Cardinal Reinhard Marx has encouraged the world to “think beyond capitalism” post-COVID-19, echoing a question posed also by Pope Francis even before the pandemic: “How can we work for an economy that really serves people and is not only oriented towards material interests?”
– “A simple return to the status quo is not possible” post-COVID-19: “Such a path was and is not sustainable”
“I agree with those who… are already convinced that a simple return to the status quo is not possible” post-COVID-19 “and that this pandemic, which is affecting all areas of life, is accelerating and exacerbating trends that were already apparent before”, Cardinal Marx, the Archbishop of Munich and Freising in Germany, wrote in a September 8 reflection on the coronavirus crisis.
“The criticism repeatedly voiced in recent years that a purely economic globalisation, which basically only forces countries and economies to adapt to accelerated capitalism, is only too justified. Such a path was and is not sustainable”, warned Marx, who is also one of the Pope Francis’ closest collaborators as the Coordination of the Vatican Council for the Economy and a member of the pontiff’s Council of Cardinals.
Marx criticised that the promised turn in our increasingly interconnected world towards heightened multilateralism, cooperation and a common world order has not only not materialised but “has rather turned into unilateralism, self-interest and the competition of great powers on the various levels”.
The cardinal noted that the coronavirus pandemic has only accelerated that trend towards sovereignism and given new strength to the capitalist mindset, “because obviously the aid provided by the states to the economy is also aimed at getting everything back on track as quickly as possible, without any idea of how to shape it or set new priorities”.
“The fact remains that the only thing that moves the economy is capital interests, worldwide”, the cardinal deplored, expressing his concern that the poor and marginalised will still not find a place in the world post-COVID-19.
Marx devoted a considerable part of his essay to exploring alternatives to the capitalist order, which he said should build post-pandemic on the “return of ‘political economy'”, in the sense of “a new view of the relationship between politics and economy”.
“What we have seen anew is how decisive the state, the community, is, how important is the discussion about the state and the market [and] about the common good, public goods and private interests and the right relationship [of each] to each other”, the cardinal explained.
He continued by pointing out that “if all experience teaches us that the market does not solve social, political and ecological problems on its own, but tends to exacerbate them, then there can be no alternative to a politics that provides a framework and organises and brings to bear common goals, even on a global level”.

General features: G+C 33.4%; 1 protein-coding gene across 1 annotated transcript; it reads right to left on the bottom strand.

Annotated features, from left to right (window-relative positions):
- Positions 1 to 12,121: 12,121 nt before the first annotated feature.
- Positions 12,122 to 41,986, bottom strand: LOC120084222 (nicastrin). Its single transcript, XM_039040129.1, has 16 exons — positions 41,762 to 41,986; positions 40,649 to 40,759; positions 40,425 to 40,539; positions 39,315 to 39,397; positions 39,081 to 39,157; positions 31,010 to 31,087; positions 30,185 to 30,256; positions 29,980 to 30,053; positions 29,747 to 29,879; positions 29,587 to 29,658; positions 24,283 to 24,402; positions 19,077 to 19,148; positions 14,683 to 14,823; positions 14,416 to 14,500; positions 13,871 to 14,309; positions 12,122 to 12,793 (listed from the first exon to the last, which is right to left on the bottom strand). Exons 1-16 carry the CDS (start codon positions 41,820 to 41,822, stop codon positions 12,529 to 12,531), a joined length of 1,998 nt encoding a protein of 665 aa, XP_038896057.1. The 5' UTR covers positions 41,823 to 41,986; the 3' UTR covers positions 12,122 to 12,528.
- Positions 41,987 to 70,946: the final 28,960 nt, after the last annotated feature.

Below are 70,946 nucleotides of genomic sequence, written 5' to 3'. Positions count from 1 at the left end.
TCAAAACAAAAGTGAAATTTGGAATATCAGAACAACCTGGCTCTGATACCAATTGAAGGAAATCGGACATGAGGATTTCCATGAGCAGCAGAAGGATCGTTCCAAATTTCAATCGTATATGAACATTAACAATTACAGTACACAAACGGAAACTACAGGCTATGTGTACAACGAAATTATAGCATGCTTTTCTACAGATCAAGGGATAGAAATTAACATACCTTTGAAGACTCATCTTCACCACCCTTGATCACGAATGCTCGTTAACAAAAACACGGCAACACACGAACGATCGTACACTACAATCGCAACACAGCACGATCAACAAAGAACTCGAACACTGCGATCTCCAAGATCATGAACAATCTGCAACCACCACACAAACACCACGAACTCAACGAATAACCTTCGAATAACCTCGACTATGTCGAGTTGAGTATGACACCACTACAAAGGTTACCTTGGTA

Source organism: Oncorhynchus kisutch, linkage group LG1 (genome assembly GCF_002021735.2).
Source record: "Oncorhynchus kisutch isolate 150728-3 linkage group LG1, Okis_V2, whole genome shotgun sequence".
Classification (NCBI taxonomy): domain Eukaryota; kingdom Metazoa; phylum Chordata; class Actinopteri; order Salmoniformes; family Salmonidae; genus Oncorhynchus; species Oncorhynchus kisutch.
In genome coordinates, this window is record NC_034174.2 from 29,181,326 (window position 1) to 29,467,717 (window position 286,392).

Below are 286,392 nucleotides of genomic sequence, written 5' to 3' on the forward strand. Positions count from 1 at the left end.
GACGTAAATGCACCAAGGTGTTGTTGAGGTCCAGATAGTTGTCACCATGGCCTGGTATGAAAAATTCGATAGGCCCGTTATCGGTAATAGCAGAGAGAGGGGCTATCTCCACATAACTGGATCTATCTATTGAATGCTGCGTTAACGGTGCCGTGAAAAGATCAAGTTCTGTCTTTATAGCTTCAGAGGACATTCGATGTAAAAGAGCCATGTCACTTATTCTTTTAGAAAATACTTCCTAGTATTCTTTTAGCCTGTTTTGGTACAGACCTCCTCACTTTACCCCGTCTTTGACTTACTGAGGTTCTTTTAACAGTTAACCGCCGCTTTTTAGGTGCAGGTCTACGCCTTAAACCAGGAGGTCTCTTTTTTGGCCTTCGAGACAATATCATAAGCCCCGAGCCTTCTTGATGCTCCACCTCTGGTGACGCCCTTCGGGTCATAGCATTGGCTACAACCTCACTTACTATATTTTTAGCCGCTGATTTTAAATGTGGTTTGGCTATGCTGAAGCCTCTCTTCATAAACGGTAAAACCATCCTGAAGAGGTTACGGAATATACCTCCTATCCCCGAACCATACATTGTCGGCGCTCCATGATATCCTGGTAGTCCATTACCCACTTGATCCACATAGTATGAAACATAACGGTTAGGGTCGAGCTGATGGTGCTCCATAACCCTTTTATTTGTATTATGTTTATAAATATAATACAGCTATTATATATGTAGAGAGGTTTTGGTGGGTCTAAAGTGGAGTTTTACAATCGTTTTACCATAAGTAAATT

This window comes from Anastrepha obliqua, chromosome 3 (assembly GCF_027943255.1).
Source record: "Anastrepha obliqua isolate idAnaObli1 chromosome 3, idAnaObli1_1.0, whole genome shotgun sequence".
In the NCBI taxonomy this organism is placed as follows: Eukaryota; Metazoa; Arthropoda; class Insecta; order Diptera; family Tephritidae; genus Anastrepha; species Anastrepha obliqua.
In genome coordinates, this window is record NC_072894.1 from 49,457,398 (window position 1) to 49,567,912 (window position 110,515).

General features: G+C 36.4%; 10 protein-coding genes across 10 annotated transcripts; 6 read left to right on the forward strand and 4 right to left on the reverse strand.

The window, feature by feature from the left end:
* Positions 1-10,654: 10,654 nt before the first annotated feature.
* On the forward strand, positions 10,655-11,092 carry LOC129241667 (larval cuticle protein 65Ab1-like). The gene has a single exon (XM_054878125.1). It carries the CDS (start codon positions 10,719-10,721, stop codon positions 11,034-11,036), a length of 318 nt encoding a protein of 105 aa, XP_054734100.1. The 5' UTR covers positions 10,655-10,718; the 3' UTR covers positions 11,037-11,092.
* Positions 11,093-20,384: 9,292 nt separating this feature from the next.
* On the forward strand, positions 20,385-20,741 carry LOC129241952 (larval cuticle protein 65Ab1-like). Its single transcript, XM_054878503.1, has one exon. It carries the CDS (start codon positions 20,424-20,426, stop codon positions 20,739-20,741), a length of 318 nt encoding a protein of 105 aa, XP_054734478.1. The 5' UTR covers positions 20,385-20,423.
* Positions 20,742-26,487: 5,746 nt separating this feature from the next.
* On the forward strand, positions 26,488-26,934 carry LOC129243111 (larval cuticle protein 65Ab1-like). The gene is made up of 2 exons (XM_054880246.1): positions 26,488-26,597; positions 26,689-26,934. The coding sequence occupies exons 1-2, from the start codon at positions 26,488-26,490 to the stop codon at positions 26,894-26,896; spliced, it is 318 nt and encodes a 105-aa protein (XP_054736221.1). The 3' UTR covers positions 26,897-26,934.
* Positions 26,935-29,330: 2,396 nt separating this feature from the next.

That project of a new political economy post-COVID-19 is all the more urgent, Marx explained, since “it is… to be expected that both within countries and between national economies, those who have much, both in terms of knowledge and capital, will emerge from this crisis stronger, perhaps even as winners. And those who have little, who are already living in precarious conditions… will be set back”.
– “An economy which only favours the ‘haves’ cannot be accepted”
In his reflection, Cardinal Marx urged the world to make the most of the coronavirus crisis to “strengthen the forces of solidarity and orientation towards the ‘world common good'”, for in that way “the crisis would also be an opportunity”.
The cardinal acknowledged that strengthening solidarity at this time is especially difficult, not only because of the challenges posed by the pandemic but also because “we have been experiencing for years that polarisation, nationalism, political and religious fundamentalism (in all religions) is on the rise in many countries, including the USA and Europe”.
Nonetheless, Marx insisted that “we need courage and determination to recognise the task of shaping the economy and society in the cooperation of the one human family in such a way that everyone is in view, especially the weak and sick [and] the poor and the marginalised”.
The cardinal stressed that that much holds true for society as much as for the Church, which must never cease to remind the world that “a politics and an economy which, in the so-called ‘free play of forces”‘ ultimately only favours those who are already above, those who already have, cannot be accepted and is not sustainable”.
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